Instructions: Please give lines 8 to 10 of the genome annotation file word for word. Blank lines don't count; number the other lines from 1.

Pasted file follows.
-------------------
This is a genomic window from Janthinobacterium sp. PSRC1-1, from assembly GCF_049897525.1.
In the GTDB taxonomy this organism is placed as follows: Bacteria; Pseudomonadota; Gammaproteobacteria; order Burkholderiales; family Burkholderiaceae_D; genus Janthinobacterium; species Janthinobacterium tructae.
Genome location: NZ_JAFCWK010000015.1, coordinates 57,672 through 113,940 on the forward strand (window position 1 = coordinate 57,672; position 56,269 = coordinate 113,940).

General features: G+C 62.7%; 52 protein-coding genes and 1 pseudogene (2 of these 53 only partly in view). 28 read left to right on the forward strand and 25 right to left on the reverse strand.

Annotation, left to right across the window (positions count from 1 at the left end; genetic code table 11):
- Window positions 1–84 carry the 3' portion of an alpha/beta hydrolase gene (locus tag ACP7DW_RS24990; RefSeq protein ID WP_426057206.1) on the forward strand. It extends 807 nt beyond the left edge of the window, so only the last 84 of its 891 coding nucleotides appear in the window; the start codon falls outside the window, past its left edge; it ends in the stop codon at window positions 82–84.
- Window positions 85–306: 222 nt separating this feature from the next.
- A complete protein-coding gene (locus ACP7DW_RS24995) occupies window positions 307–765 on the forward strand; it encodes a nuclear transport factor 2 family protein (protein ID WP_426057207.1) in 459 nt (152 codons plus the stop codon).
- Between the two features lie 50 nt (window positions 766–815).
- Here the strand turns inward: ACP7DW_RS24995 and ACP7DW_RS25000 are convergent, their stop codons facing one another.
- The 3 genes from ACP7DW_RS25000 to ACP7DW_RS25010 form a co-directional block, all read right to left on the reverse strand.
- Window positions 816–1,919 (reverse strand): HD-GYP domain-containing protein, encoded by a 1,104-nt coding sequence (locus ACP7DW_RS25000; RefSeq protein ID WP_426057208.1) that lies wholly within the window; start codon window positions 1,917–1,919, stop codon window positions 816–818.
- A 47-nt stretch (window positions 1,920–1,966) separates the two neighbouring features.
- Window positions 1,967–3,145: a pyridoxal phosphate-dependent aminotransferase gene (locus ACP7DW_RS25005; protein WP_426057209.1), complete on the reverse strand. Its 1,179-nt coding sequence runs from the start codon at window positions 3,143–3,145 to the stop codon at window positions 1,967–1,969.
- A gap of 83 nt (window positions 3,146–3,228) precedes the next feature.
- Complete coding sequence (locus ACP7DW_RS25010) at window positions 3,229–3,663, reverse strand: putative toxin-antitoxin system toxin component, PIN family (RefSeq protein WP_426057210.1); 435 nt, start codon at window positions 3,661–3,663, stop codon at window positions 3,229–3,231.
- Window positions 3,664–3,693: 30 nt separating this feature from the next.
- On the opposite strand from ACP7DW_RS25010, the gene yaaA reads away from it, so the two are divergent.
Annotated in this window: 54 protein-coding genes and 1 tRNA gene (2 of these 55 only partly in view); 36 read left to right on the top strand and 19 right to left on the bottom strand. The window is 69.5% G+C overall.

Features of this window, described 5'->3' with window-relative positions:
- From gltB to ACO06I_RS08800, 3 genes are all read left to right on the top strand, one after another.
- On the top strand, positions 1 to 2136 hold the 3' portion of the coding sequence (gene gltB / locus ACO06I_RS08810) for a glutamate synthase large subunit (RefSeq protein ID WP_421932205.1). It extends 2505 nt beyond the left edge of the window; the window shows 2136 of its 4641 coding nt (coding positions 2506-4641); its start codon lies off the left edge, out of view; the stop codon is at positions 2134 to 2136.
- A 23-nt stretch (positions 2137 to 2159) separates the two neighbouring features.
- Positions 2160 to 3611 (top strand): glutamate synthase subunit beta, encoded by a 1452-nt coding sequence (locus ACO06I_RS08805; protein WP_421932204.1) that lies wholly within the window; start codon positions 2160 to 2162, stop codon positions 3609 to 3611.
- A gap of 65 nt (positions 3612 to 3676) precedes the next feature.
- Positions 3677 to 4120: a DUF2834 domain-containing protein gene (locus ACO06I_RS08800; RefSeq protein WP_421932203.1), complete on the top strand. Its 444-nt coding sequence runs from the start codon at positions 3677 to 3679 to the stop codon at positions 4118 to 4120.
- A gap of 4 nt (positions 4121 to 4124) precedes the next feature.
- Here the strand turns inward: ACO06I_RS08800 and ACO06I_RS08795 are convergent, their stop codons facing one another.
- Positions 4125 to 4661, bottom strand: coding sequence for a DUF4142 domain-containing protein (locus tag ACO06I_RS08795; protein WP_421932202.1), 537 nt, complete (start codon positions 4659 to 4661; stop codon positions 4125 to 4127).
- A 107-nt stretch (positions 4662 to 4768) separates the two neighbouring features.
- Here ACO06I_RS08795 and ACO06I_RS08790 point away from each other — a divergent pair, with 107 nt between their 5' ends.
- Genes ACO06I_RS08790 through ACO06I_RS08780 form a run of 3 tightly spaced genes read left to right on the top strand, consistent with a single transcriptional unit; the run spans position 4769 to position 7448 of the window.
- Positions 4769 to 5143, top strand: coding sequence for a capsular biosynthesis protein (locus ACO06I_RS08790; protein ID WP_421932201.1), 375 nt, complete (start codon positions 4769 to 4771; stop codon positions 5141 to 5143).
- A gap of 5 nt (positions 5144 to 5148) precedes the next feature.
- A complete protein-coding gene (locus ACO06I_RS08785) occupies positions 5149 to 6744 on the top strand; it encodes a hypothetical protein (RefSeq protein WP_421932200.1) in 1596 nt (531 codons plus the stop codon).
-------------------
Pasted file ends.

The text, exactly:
- A complete protein-coding gene (locus ACP7DW_RS24995) occupies window positions 307–765 on the forward strand; it encodes a nuclear transport factor 2 family protein (protein ID WP_426057207.1) in 459 nt (152 codons plus the stop codon).
- Between the two features lie 50 nt (window positions 766–815).
- Here the strand turns inward: ACP7DW_RS24995 and ACP7DW_RS25000 are convergent, their stop codons facing one another.